Thursday, October 11, 2012

Nonfiction: The Irresistible Fairy Tale by Jack Zipes

Subtitle: The Cultural and Social History of a Genre
Publisher: Princeton Univ. Press
Date: April 2012
Format: hardback
Source: WLT giveaway shelf
Read: because I'm fascinated by folklore
Pages: 189 (including appendixes)

From GoodReads: If there is one genre that has captured the imagination of people in all walks of life throughout the world, it is the fairy tale. Yet we still have great difficulty understanding how it originated, evolved, and spread--or why so many people cannot resist its appeal, no matter how it changes or what form it takes. In this book, renowned fairy-tale expert Jack Zipes presents a provocative new theory about why fairy tales were created and retold--and why they became such an indelible and infinitely adaptable part of cultures around the world.

My review: With only seven chapters and 155 pages of content (excluding the two appendixes), The Irresistible Fairy Tale isn't what I would consider a comprehensive history of the genre. It primarily focuses on an explanation of fairy tales' evolution and meaning, then a few more specific subjects such as "Bluebeard," witches, several 19th-century European folklorists, and contemporary art. I was a bit disappointed by this specialization, but the information included was very interesting.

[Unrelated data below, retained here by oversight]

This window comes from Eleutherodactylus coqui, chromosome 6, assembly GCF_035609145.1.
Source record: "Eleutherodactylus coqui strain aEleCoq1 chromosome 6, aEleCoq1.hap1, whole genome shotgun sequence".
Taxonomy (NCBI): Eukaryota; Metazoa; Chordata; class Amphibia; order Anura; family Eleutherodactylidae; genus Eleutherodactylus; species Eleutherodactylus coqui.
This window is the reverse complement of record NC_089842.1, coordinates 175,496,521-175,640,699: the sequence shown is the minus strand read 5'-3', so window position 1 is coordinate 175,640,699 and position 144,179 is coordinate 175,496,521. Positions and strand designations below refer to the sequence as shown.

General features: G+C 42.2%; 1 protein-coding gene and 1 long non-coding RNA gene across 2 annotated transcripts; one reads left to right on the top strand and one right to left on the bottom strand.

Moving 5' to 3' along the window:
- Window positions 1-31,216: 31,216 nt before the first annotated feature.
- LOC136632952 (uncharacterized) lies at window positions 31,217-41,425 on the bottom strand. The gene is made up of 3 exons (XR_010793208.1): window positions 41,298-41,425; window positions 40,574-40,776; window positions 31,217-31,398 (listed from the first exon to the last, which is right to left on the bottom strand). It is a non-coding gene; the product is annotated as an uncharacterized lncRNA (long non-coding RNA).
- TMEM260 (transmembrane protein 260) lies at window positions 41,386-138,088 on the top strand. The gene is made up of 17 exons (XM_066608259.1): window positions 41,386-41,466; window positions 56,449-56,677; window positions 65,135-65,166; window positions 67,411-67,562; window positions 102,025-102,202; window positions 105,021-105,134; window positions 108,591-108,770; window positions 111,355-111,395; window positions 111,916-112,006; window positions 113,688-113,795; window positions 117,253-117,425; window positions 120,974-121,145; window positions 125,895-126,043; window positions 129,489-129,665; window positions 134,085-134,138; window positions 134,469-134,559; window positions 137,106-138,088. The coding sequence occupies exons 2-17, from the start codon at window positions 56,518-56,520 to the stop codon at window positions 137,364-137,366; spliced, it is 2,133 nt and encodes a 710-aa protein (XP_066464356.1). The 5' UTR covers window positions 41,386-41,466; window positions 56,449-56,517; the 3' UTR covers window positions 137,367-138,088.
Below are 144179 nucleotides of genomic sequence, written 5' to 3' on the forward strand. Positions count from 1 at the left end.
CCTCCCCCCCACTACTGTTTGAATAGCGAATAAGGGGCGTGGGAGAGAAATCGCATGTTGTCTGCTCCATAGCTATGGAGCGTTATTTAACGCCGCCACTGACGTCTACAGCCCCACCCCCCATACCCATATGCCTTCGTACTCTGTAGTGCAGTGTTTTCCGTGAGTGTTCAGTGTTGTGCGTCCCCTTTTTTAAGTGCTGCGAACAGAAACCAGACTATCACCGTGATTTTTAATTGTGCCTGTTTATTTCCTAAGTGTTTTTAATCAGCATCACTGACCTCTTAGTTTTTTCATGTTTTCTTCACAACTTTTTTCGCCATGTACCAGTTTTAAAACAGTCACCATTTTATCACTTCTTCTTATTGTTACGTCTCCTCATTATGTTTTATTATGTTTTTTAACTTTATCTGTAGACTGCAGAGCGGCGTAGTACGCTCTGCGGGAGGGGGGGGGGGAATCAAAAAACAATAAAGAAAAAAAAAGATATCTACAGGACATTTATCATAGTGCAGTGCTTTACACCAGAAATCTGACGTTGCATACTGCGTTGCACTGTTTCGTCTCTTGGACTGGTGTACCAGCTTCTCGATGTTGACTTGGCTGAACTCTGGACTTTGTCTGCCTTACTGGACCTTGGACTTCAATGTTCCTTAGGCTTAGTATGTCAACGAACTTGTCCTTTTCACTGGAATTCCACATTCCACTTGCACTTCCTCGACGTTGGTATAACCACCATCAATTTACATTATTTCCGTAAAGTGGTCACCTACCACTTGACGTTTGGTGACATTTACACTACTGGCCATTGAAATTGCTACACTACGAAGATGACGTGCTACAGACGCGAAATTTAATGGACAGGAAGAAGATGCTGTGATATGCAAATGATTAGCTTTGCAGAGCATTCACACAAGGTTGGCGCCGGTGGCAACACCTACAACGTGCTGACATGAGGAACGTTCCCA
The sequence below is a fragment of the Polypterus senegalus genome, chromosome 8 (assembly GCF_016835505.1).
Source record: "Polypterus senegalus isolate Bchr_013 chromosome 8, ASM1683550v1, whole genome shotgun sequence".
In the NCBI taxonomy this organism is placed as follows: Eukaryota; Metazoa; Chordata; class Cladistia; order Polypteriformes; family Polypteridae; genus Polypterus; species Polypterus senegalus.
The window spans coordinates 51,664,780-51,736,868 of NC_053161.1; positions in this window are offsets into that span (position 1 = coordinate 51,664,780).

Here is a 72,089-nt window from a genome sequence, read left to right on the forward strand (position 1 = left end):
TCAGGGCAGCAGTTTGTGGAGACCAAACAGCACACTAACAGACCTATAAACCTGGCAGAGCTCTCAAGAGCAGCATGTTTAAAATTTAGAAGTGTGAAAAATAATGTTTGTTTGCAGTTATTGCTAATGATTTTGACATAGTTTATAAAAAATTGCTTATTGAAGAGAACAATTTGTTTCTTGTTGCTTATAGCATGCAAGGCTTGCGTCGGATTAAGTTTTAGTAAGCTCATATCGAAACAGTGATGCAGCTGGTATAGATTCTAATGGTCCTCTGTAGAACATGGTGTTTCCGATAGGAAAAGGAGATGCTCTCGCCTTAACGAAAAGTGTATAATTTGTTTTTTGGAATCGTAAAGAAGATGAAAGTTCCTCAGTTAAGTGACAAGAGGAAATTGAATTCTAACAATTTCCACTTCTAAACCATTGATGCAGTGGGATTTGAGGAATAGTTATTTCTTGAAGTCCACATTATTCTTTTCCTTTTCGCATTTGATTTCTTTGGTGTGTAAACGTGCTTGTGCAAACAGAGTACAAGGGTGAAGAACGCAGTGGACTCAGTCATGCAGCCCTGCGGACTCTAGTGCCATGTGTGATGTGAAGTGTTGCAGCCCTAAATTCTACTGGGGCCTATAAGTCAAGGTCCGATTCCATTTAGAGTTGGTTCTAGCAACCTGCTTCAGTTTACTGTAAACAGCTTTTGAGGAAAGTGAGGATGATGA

I'm not that familiar with fairy tale and literary criticism, so I didn't quite grasp a lot of the theory discussed by Zipes. Memetics was one such popular topic. However, the chapters on fairy tales' historical development, including a brief evolution of the 'witch' figure in premodern Europe and a discussion of female 19th-century fairy tale collectors, were fascinating. While I don't think the subtitle "The Cultural and Social History of a Genre" is entirely accurate for this book, the work does provide a miscellany of good information on various developments in the genre over a wide time span.

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